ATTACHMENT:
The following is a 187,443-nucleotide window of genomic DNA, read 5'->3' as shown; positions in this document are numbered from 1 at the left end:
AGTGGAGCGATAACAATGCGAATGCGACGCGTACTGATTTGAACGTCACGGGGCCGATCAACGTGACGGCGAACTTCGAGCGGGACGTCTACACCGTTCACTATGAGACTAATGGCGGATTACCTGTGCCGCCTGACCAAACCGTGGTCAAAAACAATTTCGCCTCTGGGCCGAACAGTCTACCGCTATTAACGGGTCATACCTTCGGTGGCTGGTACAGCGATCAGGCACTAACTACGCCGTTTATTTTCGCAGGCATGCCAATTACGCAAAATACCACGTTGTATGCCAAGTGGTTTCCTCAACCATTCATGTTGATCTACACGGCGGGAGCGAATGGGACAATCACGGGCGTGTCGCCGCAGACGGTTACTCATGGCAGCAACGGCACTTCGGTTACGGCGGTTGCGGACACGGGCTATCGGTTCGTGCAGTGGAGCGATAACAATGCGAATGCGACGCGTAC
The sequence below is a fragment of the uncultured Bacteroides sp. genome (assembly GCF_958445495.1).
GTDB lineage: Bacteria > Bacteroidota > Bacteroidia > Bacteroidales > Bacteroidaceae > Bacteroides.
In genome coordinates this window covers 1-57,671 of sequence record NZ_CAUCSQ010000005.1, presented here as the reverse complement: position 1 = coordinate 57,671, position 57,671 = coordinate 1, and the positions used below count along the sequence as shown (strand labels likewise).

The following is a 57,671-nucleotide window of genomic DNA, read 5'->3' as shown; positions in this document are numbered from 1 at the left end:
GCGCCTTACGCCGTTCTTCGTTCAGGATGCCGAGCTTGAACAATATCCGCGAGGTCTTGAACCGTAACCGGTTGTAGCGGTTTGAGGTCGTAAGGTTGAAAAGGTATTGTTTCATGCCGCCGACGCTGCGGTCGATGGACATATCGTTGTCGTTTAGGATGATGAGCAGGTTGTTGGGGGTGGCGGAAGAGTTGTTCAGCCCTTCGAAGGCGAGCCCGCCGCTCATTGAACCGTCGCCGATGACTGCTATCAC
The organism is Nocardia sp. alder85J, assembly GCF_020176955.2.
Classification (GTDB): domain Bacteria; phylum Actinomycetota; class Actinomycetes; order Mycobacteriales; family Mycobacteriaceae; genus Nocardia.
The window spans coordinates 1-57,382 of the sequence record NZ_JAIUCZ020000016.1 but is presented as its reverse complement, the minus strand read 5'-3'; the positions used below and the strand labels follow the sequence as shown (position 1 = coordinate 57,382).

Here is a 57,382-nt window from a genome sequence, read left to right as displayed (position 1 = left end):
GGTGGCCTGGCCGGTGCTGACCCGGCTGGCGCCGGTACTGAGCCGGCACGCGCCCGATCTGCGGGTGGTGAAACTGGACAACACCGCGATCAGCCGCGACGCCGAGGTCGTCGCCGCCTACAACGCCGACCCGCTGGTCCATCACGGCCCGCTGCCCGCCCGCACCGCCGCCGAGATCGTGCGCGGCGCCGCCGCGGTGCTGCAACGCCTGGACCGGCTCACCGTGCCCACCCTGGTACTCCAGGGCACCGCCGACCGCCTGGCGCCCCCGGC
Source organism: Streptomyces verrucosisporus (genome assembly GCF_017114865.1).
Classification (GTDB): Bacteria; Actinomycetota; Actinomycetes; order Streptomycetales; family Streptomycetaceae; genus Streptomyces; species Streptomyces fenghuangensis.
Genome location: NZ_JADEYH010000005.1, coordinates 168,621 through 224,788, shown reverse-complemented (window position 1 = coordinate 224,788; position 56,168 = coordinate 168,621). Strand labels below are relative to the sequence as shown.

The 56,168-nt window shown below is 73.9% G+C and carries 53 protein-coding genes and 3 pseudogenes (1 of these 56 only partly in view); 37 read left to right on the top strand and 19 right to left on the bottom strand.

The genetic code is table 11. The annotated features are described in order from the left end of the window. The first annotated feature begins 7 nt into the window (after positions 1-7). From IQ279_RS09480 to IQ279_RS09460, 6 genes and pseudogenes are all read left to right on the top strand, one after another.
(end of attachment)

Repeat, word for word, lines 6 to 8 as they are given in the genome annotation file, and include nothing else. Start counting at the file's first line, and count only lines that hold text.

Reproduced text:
The following is a 57,671-nucleotide window of genomic DNA, read 5'->3' as shown; positions in this document are numbered from 1 at the left end:
GCGCCTTACGCCGTTCTTCGTTCAGGATGCCGAGCTTGAACAATATCCGCGAGGTCTTGAACCGTAACCGGTTGTAGCGGTTTGAGGTCGTAAGGTTGAAAAGGTATTGTTTCATGCCGCCGACGCTGCGGTCGATGGACATATCGTTGTCGTTTAGGATGATGAGCAGGTTGTTGGGGGTGGCGGAAGAGTTGTTCAGCCCTTCGAAGGCGAGCCCGCCGCTCATTGAACCGTCGCCGATGACTGCTATCAC
The organism is Nocardia sp. alder85J, assembly GCF_020176955.2.